OffCourse Literary Journal

Three Poems, by Janet Buck.

Yard Sale Blues

I sat at home imagining
the sale of that "trivia"
bridging rivers of your life.
Meat in green pistachios
I couldn't share with
strangers roaming city blocks.
Mother said: "It's all just junk."
Alliteration broke my heart.
I hugged the dusty books you left,
rubbed their scents upon my skin
as women do with inserts of a magazine
because the bottle isn't there.
I held your slippers in my palms
as if the dents where toes once lay
could teach me moral contredanse.
What was simple trash to her
was my immutable truth.

A saxophone without its reed
lay sideways on the sinking bed.
The belly of a violin —
its cherished wood now roamed by ants.
Money couldn't shower sadness,
clot the paper cut of death.
I needed knickknacks of your love.
This a brand of moving on
my hands would never celebrate.
We were selling winter gloves
of apron strings that kept
the chill of hurt at bay —
a rusted trowel that used its point
to pave the way for daffodils.
Your linen towels were ironed flat
like decks of cards.
I had lost the only trump I ever owned;
I wasn't in the mood for games.



Reduced to Rock

They cast me for another limb —
warm, soft drapes of plaster rolls
dressing scars — their scrunching maps
laid out across a leather seat
in cars of will running low on needed gas.
When fitting fails, we wrap again.
Shuffling behind this fate the world sees
then saunters past with rainbows
of two working thighs.
Soon I'll be reduced to rock.
They'll chip the center of the shell
so I can stand on what remains.

Pity's hour has no place inside this scheme —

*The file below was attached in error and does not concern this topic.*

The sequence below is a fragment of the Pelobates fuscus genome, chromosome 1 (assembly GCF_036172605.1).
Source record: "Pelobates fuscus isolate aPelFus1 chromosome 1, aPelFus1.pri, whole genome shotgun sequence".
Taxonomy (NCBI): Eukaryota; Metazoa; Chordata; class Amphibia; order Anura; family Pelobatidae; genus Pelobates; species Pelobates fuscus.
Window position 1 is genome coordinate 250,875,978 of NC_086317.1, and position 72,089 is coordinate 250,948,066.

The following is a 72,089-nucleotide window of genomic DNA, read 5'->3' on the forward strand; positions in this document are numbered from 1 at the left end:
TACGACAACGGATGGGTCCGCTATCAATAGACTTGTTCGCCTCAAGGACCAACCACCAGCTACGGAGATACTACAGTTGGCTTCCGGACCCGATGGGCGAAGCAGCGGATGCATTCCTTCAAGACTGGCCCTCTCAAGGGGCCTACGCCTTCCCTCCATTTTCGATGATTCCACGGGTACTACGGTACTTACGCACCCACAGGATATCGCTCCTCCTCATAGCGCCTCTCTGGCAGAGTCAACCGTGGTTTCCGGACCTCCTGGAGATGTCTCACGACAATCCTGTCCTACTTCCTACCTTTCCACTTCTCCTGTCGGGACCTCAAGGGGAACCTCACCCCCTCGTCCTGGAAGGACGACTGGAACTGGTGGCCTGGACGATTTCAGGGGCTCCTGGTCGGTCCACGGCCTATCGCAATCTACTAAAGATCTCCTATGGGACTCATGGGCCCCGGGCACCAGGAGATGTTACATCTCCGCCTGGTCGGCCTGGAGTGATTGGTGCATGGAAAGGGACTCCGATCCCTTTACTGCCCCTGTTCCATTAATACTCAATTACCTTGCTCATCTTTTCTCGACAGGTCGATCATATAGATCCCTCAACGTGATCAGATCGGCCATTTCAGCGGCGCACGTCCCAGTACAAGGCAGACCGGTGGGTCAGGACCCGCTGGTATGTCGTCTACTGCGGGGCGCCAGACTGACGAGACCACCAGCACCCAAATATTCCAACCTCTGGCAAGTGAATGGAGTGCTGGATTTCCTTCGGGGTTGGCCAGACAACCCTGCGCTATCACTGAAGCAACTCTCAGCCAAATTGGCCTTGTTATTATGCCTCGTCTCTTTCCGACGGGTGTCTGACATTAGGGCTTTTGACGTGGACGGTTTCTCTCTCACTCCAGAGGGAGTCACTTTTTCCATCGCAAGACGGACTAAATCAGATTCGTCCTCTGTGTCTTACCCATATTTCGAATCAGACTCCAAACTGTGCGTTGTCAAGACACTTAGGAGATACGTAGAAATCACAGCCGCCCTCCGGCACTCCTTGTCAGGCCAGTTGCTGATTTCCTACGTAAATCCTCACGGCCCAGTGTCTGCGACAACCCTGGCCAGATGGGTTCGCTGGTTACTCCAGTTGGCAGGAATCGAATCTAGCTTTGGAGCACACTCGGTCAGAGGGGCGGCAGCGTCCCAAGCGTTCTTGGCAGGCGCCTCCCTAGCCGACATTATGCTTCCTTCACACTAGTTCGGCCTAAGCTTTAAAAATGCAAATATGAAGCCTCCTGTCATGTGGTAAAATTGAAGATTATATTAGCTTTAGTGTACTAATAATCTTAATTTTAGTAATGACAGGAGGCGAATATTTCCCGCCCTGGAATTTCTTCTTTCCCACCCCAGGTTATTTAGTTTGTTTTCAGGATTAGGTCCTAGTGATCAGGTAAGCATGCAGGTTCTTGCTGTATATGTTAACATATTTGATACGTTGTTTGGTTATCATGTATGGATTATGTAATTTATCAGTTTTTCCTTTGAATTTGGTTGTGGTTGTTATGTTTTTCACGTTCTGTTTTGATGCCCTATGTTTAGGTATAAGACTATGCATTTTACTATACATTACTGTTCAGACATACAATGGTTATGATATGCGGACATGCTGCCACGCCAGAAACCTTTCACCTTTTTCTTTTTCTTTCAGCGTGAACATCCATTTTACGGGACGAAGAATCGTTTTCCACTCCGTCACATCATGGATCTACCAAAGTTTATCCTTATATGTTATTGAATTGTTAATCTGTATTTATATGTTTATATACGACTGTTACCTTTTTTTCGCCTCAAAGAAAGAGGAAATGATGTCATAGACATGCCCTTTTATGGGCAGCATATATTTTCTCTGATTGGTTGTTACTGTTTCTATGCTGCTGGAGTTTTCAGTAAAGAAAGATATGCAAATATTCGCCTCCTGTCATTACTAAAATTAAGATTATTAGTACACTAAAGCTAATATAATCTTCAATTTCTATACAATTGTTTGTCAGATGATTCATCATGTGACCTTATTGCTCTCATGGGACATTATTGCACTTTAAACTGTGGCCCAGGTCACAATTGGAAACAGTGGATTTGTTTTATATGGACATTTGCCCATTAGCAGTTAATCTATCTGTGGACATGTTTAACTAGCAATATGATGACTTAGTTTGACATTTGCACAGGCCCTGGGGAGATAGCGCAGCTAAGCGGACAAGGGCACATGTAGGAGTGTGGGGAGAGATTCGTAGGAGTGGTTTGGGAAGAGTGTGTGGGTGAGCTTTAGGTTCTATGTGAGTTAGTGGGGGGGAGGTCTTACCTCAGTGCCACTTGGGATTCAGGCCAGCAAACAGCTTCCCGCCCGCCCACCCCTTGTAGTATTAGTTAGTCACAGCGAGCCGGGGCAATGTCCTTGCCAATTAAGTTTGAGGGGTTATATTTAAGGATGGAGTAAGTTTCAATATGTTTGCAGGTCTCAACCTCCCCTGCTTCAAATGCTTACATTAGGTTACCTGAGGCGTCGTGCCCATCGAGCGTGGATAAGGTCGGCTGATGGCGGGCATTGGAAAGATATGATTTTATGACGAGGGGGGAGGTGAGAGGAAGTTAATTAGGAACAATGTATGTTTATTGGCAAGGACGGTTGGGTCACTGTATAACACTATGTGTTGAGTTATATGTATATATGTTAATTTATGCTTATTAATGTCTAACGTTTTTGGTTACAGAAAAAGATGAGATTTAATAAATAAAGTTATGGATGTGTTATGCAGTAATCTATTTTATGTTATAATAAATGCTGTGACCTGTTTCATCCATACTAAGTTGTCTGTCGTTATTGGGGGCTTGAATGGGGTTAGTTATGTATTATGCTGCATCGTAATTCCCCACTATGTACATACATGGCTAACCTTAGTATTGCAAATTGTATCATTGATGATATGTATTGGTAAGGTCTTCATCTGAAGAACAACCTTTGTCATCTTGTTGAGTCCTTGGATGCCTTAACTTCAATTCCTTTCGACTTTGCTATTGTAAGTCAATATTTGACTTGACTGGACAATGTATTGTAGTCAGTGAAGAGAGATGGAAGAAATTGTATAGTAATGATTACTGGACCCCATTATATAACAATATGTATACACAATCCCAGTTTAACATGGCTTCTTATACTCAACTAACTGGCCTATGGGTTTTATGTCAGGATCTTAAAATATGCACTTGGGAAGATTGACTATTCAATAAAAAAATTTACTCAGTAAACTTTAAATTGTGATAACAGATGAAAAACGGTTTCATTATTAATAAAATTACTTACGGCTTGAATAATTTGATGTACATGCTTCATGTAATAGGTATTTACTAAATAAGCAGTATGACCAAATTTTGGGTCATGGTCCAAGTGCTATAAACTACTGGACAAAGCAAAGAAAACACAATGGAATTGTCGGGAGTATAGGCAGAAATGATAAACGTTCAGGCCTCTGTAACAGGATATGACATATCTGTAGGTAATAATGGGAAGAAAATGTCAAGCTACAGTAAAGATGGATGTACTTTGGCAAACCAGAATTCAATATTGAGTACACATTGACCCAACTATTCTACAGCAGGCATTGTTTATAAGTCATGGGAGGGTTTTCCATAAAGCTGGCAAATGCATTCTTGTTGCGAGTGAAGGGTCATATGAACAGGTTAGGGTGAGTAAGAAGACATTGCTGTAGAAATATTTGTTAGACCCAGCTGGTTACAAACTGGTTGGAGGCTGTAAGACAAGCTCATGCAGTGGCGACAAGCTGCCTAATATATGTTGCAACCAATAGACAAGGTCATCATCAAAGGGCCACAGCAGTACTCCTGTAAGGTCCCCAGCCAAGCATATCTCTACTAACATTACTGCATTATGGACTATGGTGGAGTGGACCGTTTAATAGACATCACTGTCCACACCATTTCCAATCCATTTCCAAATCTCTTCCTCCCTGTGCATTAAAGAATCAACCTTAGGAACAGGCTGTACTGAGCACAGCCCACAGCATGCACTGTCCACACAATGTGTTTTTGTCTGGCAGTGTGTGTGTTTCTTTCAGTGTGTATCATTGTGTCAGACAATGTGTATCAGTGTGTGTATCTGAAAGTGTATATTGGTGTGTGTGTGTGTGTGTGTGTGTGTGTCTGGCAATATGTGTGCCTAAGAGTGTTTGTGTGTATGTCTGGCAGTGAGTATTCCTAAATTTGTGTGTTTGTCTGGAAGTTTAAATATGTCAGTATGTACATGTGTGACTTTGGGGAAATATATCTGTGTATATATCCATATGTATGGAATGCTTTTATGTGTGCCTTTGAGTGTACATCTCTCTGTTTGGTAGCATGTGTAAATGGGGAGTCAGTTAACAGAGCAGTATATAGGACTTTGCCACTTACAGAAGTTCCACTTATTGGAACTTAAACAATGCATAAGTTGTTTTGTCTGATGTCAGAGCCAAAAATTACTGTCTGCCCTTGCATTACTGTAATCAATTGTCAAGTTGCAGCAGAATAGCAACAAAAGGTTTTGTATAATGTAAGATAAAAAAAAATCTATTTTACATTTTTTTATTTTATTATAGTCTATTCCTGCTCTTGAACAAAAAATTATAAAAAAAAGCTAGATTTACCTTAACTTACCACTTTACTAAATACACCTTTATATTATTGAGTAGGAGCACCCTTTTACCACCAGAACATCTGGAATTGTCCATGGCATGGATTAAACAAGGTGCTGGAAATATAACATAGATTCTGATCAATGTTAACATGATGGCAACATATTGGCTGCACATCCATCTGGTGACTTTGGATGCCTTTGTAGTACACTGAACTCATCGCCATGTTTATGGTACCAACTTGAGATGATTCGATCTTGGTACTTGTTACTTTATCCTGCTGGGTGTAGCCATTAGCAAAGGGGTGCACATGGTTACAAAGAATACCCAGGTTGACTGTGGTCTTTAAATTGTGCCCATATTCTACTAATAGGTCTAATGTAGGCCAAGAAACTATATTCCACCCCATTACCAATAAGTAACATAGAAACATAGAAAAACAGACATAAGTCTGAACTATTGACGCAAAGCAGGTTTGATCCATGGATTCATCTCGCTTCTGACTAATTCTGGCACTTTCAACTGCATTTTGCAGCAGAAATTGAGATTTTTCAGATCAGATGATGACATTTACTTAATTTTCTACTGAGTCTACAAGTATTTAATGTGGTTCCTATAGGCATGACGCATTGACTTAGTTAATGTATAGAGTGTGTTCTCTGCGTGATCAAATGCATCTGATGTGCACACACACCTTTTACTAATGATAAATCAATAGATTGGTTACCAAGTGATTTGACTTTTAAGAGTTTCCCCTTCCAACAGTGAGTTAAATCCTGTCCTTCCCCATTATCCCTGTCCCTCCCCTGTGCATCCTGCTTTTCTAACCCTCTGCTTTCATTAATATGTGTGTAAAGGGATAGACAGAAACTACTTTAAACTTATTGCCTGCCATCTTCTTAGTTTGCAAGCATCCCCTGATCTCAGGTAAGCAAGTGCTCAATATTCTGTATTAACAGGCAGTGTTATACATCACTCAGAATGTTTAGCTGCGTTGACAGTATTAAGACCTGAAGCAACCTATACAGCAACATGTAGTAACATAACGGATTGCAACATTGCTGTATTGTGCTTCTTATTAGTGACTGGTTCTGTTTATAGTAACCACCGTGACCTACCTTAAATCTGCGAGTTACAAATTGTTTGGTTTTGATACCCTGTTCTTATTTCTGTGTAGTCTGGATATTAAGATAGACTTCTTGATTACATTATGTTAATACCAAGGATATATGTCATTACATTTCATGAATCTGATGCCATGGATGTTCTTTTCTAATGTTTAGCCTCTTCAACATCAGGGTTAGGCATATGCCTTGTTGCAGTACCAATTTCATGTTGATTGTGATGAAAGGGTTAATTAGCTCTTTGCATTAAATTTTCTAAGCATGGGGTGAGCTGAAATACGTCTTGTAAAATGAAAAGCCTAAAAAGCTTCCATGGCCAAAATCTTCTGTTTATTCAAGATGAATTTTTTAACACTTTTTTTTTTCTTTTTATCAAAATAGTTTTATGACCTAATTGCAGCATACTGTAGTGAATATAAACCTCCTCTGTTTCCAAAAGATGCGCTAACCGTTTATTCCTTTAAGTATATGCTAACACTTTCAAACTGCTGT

there isn't time for parties of the destitute.
Arch and arrow of the drive
must sing before the sling's collapse.
There are no edgy green Gauguins,
no Venuses, no marble beauties
strolling some museum hall.
No Pietas of a prayer, no rambling legs
on cobblestones beside the Seine
as moonlight skims a river's wave.
At home your hands must wind and cup
common and plebian bruises
draining strength has filled with blood.

Like any palms in any gloves
you'll train amour to overlook
swollen knuckles going raw —
attempt to brave the coming chill,
mitigate this sad acquaintance
with the truth, salve and nurture
little graves of destiny.
If not for ways you oil this life,
sizing failure with a kiss,
an iron would be void of steam.
I'd name the plum of love a prune —
I'd write the wasteland sitting here.



Innocence & Opera

At age 13, balcony seats
for La Bohème were a strange cage
for an unmet world.
Swooshing skirts, sweet perfume,
shiny pearls, opera lenses
looped and turned like old
and tired paper clips.
I had not scored the tragic moments
of my life; had not traveled
kicking, clawing, fighting moons
to jagged edges of the cliff.

You tried to whisper in my ear —
music could prepare the world
for ragged clothes and cruelties
but I was deaf with rosy luck.
Fleshly curtains still enjoyed
their hooks and folds.
I chewed on gum, tapped
fingers on the arms of chairs —
impatient with drama and trills.
Lusty voices sang a game.
Weeping women next to me
seemed overzealous waterfalls —
I thought I'd always be a rock.

Then some thirty years beyond,
you argued for a quick
and gentle ride away —
there I sat beside your bed.
The story had a different seal
on envelopes pressed
squarely into sweating hands.
Later I would read the plot
as camisoles for heavy coats
of coming death, warm tea
with sugar cubes for grace
on saucers touched and trembling.

Janet Buck is a six-time Pushcart Nominee and the author of four collections of poetry. Her work has recently appeared in Three Candles, Red River Review, Pierian Springs, Stirring, PoetryBay, Arbutus, Poetry, Ygdrasil, The Green Tricycle, Niederngasse, Offcourse, The American Muse, and hundreds of journals worldwide. In 2002-2003 Buck's poetry and essays are scheduled to appear in Zuzu's Petals Quarterly, Mississippi Review, Artemis, The Montserrat Review, Recursive Angel, The Foliate Oak, Southern Ocean Review, The Pedestal Magazine, Coelacanth, Cordite, CrossConnect, and The Oklahoma Review.

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